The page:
S1 Episode 1: Fintech for the Future

In an era of historically low interest rates, Millennials and Gen-Z have radically shaped their approach to finances and their investing mindset. 

We speak with Rathin Shah, co-founder and CEO of Spenny, and Neel Popat, Founder and CEO of Donut. They join host Entrepreneur First’s co-founder and CEO Matt Clifford to discuss how fintech founders are now designing products to empower the new generation to save and invest in new ways. 

We talk about their journeys into entrepreneurship, why they chose India and US markets respectively, the balance between regulation and innovation in fintech, and why it’s so hard for incumbents to keep up.

Show notes

Career aspirations are changing. Both Rathin and Neel began on traditional career paths before jumping into entrepreneurship. Neel has worked at institutions like Rothschild, American Capital and Graphite Capital while Rathin got his start at JP Morgan Chase, but both displayed a very strong entrepreneurial streak since young.

Social permissioning may hold back entrepreneurs from starting, but environments (family, school, careers) that normalised it gave people the confidence to make the leap. 

Berlin has a great ecosystem for founding: access to European tech talent and a low cost ecosystem, and a culture that encourages non-traditional thinking [5:20]. For Donut’s DeFi protocols, they can be described as oil rigs that have found rich oil sources, and they are the petrol stations that pump up the oil. 

Stablecoins are cryptocurrencies that peg their market value to some external reference such as a currency like the U.S. dollar to offer price stability [10:20]. Donut’s thesis for targeting the US market was due to a bulk of the innovation happening in this market, which drove a lot of demand globally especially with the potential of double digit yields. The decentralised nature of DeFi also meant that its architecture was scalable globally [11:58].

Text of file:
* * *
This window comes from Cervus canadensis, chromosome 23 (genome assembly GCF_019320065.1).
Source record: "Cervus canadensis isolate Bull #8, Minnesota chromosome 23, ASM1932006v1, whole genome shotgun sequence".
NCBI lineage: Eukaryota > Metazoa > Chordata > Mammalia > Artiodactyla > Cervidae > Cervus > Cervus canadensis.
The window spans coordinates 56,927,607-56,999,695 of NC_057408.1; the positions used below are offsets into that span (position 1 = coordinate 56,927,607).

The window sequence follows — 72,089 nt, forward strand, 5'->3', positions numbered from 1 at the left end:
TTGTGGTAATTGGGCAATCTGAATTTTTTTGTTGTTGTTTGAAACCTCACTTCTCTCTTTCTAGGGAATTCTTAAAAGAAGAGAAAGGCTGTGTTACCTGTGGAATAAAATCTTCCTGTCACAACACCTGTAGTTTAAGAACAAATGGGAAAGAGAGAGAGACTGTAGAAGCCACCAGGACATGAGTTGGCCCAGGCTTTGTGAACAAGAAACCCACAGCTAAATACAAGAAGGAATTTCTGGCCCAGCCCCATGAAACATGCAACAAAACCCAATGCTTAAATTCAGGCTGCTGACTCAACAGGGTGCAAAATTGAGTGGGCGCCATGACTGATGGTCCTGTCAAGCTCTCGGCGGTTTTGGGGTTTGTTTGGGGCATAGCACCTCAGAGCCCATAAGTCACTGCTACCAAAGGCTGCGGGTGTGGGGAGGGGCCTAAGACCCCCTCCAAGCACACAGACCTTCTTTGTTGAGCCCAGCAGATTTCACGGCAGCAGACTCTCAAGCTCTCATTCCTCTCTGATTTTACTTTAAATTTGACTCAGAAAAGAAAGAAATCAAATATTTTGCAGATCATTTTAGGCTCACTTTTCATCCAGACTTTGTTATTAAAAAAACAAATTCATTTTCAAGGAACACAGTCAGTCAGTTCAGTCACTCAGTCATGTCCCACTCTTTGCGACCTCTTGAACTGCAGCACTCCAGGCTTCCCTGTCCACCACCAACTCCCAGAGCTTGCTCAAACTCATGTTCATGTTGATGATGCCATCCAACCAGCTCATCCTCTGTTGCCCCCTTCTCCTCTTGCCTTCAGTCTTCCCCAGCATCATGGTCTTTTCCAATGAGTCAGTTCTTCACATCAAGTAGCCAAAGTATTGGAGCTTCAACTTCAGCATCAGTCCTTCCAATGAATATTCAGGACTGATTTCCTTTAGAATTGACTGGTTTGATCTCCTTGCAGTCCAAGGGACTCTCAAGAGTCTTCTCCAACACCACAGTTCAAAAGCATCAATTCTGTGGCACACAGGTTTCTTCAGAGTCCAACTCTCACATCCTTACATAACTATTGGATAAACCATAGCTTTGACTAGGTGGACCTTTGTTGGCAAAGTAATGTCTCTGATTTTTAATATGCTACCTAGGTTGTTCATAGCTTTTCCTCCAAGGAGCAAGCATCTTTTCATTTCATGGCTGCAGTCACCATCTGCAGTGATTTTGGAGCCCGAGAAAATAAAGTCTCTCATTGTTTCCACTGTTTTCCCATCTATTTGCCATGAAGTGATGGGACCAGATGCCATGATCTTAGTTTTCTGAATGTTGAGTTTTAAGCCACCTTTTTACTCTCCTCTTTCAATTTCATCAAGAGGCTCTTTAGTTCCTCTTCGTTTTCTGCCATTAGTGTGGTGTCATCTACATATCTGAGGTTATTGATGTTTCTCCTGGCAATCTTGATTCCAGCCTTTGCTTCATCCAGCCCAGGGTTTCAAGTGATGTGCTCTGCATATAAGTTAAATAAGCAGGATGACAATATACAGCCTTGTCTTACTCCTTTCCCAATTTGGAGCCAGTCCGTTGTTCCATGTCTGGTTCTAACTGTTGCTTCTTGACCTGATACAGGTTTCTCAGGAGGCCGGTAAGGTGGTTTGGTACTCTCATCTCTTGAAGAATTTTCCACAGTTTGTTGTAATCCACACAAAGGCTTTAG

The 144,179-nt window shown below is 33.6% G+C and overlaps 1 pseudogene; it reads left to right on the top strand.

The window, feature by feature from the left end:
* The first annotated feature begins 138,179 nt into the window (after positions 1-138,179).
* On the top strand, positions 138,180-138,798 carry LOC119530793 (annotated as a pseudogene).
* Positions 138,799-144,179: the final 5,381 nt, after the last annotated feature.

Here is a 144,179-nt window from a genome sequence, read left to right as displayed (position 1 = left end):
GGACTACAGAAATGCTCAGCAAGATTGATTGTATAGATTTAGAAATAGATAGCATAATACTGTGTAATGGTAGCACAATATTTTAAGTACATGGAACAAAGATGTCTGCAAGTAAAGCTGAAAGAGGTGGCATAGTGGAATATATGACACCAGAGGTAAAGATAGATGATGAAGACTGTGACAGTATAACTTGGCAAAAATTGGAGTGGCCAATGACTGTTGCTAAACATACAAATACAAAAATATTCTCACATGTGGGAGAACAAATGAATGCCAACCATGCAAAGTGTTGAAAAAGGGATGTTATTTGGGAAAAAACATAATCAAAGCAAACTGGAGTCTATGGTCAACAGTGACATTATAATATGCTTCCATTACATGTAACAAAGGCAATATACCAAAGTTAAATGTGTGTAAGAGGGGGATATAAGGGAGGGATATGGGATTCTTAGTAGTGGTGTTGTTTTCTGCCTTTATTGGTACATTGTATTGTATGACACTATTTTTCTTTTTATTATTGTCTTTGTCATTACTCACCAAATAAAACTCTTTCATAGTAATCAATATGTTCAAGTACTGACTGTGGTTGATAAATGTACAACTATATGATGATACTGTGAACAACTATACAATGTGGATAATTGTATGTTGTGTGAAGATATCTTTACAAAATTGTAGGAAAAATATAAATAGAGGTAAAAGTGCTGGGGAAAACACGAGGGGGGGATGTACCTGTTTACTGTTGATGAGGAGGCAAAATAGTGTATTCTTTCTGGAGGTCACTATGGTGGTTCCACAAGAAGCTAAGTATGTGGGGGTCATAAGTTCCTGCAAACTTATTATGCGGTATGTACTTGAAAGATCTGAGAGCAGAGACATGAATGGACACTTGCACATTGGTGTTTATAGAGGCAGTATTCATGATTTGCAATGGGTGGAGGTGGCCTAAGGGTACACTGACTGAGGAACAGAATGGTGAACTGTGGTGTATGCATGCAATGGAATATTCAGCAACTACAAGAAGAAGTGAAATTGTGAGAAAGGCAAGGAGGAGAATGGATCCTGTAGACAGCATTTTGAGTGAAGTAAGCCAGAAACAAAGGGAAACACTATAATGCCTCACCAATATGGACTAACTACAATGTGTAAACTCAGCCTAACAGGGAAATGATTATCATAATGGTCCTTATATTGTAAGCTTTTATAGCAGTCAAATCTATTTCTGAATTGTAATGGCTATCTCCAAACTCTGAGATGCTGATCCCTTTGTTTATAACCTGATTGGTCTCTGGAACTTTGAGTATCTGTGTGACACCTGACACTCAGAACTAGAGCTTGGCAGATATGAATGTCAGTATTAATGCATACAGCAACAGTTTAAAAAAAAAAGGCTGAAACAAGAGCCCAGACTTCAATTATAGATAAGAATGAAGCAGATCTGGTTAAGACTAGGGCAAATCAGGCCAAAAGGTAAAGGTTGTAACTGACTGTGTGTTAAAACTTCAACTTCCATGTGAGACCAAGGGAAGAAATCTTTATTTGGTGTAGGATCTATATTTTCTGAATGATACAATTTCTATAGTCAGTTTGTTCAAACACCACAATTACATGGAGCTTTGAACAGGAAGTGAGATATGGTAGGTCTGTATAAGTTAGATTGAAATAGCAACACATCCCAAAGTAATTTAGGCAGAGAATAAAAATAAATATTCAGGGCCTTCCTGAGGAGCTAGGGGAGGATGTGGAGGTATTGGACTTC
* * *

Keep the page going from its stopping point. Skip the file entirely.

Spenny started with a general Asia focus but he realised that Fintech needs to be solved along with regulations and investor mindsets that are country-specific [12:20]. In India, only 2.9% of India’s population had only invested, where it was not for the lack of money, but the lack of access and knowledge about these investing instruments. The pre-existing solutions are boring, analog and with 1 in 2 people in India below 25, and there is a growing market for investment and wealth technology which are Millennial and Gen Z-friendly [12:30]. 

Startups need to have a sound regulatory strategy to succeed: The risks of the sector are often around a lack of education for individual investors, how governments are starting to work with startups and the need for startups to constructively work with regulators [15:00]. Neel believes that products need to be uber-transparent about their business model and how their product works [16:00] to inspire trust in users.  

Incumbents are struggling to keep up with innovation, and startups are leading the way: Startups are democratising access to investment products – digital finance products which are not being run or even owned by anyone are replacing relationship managers [21:30]. Startups are winning customers by being relatable and making customers feel seen and heard, and this personalisation inspires trust [22:10]. 

Digital products are normalising investing and making it easier by making it less daunting through increased relatability in the way they engage with consumers.

Both Spenny and Donut have made artificially lowering barriers to investing part of their vision: Rathin made it relatable and funny by using monkeys as part of his pitch. Neel firmly believes in making investing inclusive and getting billions of people into DeFi [27:10]